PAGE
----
Wednesday, February 4, 2009

The SEC IFRS Roadmap

I learned yesterday from the FEI Financial Reporting blog that the SEC has extended the comment date on the proposed IFRS Roadmap to IFRS adoption in the USA. You may recall that comments were previously due on February 19, 2009. The FEI and others asked the SEC for an extension since most companies are involved in year end activities in the most extraordinary period in recent memory. It's tough to stay focused.

The new deadline is April 20, 2009, a sixty day extension.

This is only an extension of the comment period on a very weighty document. There are wide ranging implications that need more study. Even the most ardent IFRS supporter should understand this. Mary Schapiro certainly has a lot on her plate and it must be difficult to decide what to fix next. President Obama must wake up every day with this dilemma. Let's hope he is actually getting his sleep.

There have been several comments submitted already on the Roadmap and these comments are posted on the SEC website. It's an interesting and transparent process.

Please be assured even though there are numerous rumours flying around, there has been no decision in the US on whether IFRS is to be adopted or if so when. That's the subject of the current debate on the Roadmap.

If you are following along in this blog you will know that we are on track in Canada for converting to IFRS effective for fiscal years beginning on or after January 1, 2011. There are many issues involved in implementing this timetable and I will continue to report on them. I will be moving to a new site very shortly to post under my IFRS Exorcist name but I will give you a lot of notice and allow a transition period.

Questions continue to be asked (by companies that have barely started the conversion - yes believe it or not) will there be a deferral of the implementation date of IFRS in Canada? The Accounting Standards Board in Canada continues to confirm that there are no plans to defer the implementation date. Companies are challenged to find funding for the resources to carry out the project.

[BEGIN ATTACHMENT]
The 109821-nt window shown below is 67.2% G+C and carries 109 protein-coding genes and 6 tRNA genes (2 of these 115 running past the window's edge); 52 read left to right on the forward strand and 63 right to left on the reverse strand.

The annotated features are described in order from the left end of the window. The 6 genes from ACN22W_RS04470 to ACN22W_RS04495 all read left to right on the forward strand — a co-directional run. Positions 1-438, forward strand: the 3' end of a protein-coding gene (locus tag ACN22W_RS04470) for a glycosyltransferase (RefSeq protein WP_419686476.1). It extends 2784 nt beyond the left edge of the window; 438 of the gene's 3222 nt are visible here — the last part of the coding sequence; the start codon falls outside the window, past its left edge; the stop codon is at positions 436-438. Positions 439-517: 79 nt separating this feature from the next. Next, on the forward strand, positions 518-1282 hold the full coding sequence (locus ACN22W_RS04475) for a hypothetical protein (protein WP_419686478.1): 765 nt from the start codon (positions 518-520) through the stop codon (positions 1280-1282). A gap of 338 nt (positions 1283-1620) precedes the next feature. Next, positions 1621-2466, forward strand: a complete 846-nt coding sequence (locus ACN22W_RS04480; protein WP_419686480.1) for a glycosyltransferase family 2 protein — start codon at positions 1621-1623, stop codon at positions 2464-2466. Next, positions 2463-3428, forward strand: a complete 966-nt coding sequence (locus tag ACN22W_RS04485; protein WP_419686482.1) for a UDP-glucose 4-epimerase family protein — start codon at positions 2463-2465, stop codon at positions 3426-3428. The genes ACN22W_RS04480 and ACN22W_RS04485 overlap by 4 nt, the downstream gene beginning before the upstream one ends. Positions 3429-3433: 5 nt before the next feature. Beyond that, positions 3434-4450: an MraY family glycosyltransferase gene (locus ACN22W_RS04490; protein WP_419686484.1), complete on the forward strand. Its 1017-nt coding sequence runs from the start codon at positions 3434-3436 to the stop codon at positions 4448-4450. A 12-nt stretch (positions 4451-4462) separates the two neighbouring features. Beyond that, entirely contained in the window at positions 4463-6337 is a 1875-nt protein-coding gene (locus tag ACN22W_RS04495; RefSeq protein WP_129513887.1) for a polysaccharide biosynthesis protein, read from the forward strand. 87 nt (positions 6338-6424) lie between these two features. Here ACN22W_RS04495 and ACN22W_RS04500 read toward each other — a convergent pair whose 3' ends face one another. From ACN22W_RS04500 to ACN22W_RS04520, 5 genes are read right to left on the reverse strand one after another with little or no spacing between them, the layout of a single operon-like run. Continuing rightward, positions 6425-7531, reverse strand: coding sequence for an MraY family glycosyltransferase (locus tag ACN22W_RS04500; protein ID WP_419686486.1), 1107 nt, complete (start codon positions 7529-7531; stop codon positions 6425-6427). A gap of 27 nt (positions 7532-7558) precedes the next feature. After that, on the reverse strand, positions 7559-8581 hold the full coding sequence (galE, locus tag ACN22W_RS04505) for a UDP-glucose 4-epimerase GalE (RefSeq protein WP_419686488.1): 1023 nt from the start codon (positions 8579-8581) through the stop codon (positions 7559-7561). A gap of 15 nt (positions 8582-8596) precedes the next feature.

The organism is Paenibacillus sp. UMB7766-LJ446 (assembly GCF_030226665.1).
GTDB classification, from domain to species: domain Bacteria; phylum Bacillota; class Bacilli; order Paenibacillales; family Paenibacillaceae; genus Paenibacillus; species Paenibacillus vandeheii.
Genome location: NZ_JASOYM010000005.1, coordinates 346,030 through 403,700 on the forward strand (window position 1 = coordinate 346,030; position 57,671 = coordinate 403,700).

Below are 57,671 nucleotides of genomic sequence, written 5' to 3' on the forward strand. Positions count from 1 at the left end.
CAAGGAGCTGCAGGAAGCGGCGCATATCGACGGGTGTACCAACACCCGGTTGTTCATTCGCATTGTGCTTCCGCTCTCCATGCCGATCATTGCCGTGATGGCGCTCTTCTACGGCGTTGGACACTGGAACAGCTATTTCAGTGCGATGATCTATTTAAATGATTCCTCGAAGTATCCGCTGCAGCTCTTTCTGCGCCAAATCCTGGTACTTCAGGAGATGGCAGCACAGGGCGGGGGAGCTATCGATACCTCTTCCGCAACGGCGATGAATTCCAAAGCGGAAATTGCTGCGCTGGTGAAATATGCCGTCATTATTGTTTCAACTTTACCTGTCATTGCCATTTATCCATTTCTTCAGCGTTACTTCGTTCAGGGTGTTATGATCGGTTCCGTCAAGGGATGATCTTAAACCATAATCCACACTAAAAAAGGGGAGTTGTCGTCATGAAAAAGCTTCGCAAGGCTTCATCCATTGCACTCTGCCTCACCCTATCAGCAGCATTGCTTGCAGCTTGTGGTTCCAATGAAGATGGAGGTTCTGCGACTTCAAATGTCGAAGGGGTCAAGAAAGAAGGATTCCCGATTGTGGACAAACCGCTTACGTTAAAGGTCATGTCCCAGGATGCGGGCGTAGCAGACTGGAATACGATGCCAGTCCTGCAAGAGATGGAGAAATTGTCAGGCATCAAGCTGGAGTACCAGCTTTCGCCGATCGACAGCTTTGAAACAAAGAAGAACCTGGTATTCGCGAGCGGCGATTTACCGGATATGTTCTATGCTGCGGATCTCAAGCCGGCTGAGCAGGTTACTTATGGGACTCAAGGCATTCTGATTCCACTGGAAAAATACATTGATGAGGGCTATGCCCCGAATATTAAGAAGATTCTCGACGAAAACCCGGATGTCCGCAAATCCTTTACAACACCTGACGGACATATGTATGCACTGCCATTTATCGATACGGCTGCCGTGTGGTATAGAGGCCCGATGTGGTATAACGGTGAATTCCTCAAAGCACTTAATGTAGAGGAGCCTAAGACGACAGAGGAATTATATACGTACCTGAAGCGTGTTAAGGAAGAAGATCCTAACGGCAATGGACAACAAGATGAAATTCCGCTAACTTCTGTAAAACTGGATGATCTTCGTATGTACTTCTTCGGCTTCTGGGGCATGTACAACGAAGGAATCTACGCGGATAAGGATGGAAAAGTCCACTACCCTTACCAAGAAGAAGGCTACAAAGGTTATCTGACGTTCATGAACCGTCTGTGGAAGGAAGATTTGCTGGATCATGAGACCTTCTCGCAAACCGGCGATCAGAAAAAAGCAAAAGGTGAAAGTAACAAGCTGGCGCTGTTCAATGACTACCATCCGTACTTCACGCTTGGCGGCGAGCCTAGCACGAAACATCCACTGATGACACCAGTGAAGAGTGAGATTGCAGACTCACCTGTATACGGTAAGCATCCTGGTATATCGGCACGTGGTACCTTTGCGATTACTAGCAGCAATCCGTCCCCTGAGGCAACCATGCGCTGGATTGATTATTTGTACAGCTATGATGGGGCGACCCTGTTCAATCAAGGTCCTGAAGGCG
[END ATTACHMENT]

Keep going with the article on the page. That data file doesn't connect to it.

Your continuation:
Last year, about exactly a year ago in fact, the Canadian Financial Executives Research Foundation (CFERF) conducted a study on IFRS preparedness. The results of the study were published last April. (It's a free download). The study was sponsored by Ernst and Young in Canada. CFERF will be conducting a new study of IFRS preparedness very shortly. It will be very interesting to see if the level of preparedness is significantly higher over last year.

I should point out that I am a Trustee (Board Member) of CFERF (the opinions expressed herein are mine alone)

Implementation in Canada is also complicated by the high level of activity at the IASB as the Board and the FASB seek to converge standards in anticipation of adoption of IFRSs in the USA. Companies have to build in potential changes in the Standards into their conversion plans. This of course adds to the work depending on a company's particular situation.

There is a lot of anecdotal evidence of a high degree of lack of IFRS preparedness in Canada especially in the large number of small to medium size "publicly accountable" enterprises. These organizations do not have the staff who are devoted to financial reporting matters exclusively as many of the larger public companies have.

I am looking forward to the empirical data.

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